After months of speculation, the RFL has announced that 2018 will be the end of the Super 8 format. Starting next season a more traditional one-up, one-down promotion and relegation format will be reinstated and it comes with a new playoff format. The decision came following the Emergency General Meeting held on Friday, September 13th, 2018. The Super 8s format was introduced in 2015, so it didn’t have a very long run. Personally, I think it is a lot of fun. In the build-up, to the meeting, there was plenty of talk about the politics behind the decision. One common belief amongst the Championship and League 1 clubs is that this move is simply out of greed and lust for power. Under the Super 8 format, 4 Championship teams are given the chance to earn promotion at the end of the season. Now it will only be one, which means that bad Super League teams are in less danger of being relegated and losing funding. On the other side of the coin, the Super League clubs (with the exception of Leeds) will say that this move is the best thing for the game of rugby league. You can read plenty of articles about the politics behind the decision, but this will not be one of them. All I want to discuss is the actual on-field product and the implications that this new format has to the game itself.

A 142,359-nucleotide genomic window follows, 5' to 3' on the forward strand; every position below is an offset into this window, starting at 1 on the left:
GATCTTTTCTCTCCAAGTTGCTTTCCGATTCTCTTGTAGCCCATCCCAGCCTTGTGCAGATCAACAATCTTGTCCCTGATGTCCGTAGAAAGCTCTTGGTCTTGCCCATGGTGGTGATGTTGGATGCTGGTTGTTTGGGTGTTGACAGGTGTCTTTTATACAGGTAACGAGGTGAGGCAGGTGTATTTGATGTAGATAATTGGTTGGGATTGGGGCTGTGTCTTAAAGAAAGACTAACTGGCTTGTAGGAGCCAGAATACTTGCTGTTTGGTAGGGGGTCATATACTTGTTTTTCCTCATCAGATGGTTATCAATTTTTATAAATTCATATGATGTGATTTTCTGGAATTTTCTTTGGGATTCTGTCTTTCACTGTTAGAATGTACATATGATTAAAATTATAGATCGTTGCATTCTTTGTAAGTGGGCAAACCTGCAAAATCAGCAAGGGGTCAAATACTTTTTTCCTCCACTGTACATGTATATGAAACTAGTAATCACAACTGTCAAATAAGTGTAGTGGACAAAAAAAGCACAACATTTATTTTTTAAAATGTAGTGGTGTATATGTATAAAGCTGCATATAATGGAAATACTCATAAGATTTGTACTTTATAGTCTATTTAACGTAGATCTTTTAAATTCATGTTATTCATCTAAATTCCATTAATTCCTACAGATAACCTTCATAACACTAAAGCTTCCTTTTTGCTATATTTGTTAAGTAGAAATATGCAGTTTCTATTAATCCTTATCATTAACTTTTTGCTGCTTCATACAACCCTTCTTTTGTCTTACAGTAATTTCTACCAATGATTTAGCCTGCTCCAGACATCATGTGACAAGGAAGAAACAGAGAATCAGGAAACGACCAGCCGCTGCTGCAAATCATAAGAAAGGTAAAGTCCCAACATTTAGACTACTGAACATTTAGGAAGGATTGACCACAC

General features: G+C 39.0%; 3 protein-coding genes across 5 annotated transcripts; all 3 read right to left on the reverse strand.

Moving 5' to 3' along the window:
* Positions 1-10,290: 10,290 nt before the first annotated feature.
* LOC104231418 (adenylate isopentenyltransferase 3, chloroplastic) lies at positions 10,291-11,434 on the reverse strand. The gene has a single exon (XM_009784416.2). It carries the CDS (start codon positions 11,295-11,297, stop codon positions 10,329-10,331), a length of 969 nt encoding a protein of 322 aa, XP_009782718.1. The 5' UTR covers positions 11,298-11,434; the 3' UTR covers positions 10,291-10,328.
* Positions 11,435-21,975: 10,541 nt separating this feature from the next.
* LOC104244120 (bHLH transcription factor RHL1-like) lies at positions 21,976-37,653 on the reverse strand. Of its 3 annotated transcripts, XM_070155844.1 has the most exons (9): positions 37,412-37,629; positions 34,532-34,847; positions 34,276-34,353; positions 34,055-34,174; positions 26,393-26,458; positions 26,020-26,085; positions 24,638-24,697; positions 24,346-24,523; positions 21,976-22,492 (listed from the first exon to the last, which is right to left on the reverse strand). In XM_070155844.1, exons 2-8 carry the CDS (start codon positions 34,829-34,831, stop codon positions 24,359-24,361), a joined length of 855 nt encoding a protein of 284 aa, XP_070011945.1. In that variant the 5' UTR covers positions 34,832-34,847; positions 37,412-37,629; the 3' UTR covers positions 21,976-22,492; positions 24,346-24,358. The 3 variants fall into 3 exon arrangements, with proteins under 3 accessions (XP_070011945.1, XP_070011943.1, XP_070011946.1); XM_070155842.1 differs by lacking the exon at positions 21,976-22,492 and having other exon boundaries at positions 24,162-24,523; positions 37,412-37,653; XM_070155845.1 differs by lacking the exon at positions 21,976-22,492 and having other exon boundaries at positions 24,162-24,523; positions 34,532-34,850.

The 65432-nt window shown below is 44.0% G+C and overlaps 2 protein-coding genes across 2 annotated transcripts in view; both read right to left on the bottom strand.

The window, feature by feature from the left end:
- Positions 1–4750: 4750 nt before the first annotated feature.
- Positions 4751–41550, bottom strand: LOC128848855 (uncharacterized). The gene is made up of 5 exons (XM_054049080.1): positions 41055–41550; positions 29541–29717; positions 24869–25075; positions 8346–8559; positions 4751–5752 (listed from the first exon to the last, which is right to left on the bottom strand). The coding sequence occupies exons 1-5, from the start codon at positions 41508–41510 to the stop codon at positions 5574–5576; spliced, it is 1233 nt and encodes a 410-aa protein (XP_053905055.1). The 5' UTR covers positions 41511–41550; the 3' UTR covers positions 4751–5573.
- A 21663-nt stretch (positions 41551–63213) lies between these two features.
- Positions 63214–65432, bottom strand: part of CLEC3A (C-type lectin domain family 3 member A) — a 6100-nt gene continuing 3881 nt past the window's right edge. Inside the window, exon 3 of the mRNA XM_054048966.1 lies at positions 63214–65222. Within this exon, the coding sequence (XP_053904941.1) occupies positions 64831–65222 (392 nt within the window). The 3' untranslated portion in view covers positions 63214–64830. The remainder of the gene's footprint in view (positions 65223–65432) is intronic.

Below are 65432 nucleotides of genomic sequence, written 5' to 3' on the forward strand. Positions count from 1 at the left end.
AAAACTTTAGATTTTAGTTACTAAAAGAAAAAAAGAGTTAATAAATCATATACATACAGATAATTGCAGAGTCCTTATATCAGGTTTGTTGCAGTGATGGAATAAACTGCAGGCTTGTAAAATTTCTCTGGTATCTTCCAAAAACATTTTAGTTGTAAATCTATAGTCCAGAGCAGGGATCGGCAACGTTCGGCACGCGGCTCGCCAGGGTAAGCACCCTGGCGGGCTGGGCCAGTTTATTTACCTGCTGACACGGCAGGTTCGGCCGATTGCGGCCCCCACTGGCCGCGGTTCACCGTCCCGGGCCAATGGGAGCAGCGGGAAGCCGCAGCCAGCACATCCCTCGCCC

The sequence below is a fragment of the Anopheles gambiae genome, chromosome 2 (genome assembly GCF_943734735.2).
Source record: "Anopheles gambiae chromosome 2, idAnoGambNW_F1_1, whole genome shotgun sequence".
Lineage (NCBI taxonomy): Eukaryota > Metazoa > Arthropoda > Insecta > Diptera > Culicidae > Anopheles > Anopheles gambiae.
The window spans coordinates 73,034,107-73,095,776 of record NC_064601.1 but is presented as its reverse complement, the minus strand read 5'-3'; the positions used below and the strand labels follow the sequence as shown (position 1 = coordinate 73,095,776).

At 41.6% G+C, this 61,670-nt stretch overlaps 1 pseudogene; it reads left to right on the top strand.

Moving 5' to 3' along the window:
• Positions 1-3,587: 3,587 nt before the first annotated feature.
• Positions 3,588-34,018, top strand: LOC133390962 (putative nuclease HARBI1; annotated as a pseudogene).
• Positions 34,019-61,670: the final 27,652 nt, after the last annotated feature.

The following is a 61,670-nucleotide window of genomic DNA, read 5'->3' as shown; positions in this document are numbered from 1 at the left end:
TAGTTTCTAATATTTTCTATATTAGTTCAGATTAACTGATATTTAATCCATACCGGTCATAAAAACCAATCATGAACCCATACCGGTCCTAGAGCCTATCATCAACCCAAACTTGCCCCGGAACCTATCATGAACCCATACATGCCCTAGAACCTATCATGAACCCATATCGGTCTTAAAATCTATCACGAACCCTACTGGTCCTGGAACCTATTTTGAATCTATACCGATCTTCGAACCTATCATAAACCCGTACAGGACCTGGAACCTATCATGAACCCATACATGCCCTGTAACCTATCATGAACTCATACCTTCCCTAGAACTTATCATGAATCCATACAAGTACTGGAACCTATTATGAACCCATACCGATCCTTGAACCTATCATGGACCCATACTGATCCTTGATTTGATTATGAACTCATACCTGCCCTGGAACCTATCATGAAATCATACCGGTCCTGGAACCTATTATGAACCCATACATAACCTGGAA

So without further ado, here is the new Super League structure:
And here is how it fits into Championship and League 1
If you wish, you can read the full explanation from the RFL here.
This format sucks.
It just had to be overly complicated right? An odd number team playoff, although somewhat unusual, can work. For example, Major League Baseball has a play-in game for the final Wild Card spot. After that game, the playoffs are pretty straightforward; winner moves on, the loser is eliminated. Which is my biggest complaint about the new playoff format that will be seen in Super League, Championship, and League 1 next year; you can lose and still win the Grand Final.
Much of the rugby league media has spent this season discussing ways to bring in new fans. One way to hurt your chances of doing that is to have an overly complicated playoff format. As a Canadian rugby league fan, I often try to convince my friends to watch Super League or come out to a Wolfpack game. Inevitably, I will spend plenty of time explaining certain rules as the game unfolds. I can’t wait until next year when I have to explain why a team that just lost in the semi-final can actually still win the Grand Final, but the team that lost the other semi-final is eliminated. Hopefully, the confused looks are not as bad as the 40/20 kick. This is where a benefit of a simplified format can come into play. I have found that new fans have an easier time understanding the game if you can find a comparison to other sports. For example, at Lamport Stadium you will always here 6 tackles being explained like downs in football. I have referred to a sin-bin as “a 10-minute power play”, a concept familiar to all hockey fans. No other sport has losing in the playoffs and I guarantee this will confuse casual fans.